United Russia reveals the Putin Plan – and leaves Just Russia in the dust

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“I serve United Russia!” said Governor Alexander Berdnikov of the Altai republic, unable to restrain his emotion after joining the United Russia party. As the Vedomosti newspaper reports, the May 22 meeting of United Russia’s general council welcomed several regional leaders into the party’s ranks: Vyacheslav Shtyrov from Yakutia, Leonid Markelov from Marii El, Alexander Karlin from the Altai territory, Vyacheslav Dudka from the Tula region, and the aforementioned Alexander Berdnikov.

After handing out the new membership cards, United Russia leader Boris Gryzlov revealed the details of the meeting’s main topic: “the United Russia party’s implementation of Vladimir Putin’s plan.”

Vyacheslav Volodin, United Russia’s general council presidium secretary, told Nezavisimaya Gazeta that the party’s campaign policy program will be based on President Putin’s annual addresses to parliament, “since these documents are not ephemeral – they take a long-term view.”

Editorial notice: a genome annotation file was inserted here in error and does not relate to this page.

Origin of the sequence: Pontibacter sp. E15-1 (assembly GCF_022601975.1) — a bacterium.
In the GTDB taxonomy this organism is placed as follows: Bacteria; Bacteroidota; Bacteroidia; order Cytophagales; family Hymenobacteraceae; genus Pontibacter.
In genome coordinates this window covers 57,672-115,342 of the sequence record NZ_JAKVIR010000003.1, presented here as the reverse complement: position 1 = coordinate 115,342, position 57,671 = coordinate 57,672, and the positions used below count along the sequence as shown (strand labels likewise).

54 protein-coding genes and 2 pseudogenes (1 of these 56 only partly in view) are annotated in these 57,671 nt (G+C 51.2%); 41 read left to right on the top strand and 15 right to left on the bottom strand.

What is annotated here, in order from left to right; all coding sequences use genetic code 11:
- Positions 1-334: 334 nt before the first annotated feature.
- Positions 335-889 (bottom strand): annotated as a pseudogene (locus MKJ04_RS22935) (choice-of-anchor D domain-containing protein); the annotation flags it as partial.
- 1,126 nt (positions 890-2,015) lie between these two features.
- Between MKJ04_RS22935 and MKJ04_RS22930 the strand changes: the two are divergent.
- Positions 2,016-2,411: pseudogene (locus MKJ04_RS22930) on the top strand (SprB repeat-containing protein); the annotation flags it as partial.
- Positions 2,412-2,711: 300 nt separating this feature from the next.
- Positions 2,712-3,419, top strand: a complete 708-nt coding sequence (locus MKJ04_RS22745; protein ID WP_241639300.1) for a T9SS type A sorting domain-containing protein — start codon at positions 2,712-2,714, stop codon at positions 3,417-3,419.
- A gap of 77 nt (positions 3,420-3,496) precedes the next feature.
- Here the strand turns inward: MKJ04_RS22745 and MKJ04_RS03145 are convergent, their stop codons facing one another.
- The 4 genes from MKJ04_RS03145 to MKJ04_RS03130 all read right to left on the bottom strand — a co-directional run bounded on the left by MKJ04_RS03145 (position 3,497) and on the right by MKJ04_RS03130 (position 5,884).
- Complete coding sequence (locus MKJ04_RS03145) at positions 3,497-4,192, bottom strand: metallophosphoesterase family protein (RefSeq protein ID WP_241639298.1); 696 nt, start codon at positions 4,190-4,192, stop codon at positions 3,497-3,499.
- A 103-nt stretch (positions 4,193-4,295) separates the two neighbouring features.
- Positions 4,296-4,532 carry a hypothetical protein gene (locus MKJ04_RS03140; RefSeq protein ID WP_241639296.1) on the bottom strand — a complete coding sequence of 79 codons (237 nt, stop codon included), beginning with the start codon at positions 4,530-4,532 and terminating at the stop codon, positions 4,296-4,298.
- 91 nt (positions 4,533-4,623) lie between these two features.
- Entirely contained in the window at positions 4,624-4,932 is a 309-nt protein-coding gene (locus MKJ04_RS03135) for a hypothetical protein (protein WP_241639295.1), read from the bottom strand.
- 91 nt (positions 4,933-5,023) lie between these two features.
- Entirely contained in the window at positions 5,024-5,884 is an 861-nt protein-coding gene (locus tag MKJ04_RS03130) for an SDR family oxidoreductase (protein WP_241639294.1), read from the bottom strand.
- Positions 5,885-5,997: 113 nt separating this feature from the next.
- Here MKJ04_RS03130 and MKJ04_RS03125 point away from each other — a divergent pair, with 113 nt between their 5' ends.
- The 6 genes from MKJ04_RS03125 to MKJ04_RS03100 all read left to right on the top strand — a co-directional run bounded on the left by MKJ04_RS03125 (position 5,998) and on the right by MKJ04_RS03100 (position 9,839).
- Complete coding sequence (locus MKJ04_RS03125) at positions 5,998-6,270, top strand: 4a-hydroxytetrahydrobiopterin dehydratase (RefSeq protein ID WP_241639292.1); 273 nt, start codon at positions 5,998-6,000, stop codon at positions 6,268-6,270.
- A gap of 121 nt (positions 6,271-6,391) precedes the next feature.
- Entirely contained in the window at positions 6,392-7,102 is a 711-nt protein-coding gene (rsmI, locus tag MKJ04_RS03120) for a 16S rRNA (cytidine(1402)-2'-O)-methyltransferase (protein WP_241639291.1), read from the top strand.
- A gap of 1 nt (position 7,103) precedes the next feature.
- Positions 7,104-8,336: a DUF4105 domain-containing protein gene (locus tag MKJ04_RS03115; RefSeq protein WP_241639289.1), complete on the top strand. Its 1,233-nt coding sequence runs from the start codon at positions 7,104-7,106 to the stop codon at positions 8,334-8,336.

Boris Gryzlov explained exactly what United Russia understands “the Putin Plan” to mean, setting out five “key paragraphs of this plan.” They are listed in Nezavisimaya Gazeta. The first and most important point was expressed by Gryzlov as follows: “Russia is a unique and great civilization, and our attitude to national development tasks should correspond to that, with a full understanding of our resonsibility for Russia’s future.” The second point concerned building a competitive economy. The third concerned “a new quality of life for Russian citizens,” the fourth concerned establishing civil society institutions, and the fifth concerned “Russia’s ongoing development as a sovereign state.” Gryzlov said that his party “is capable of providing political support for the national leader and the national development strategy he has proposed.”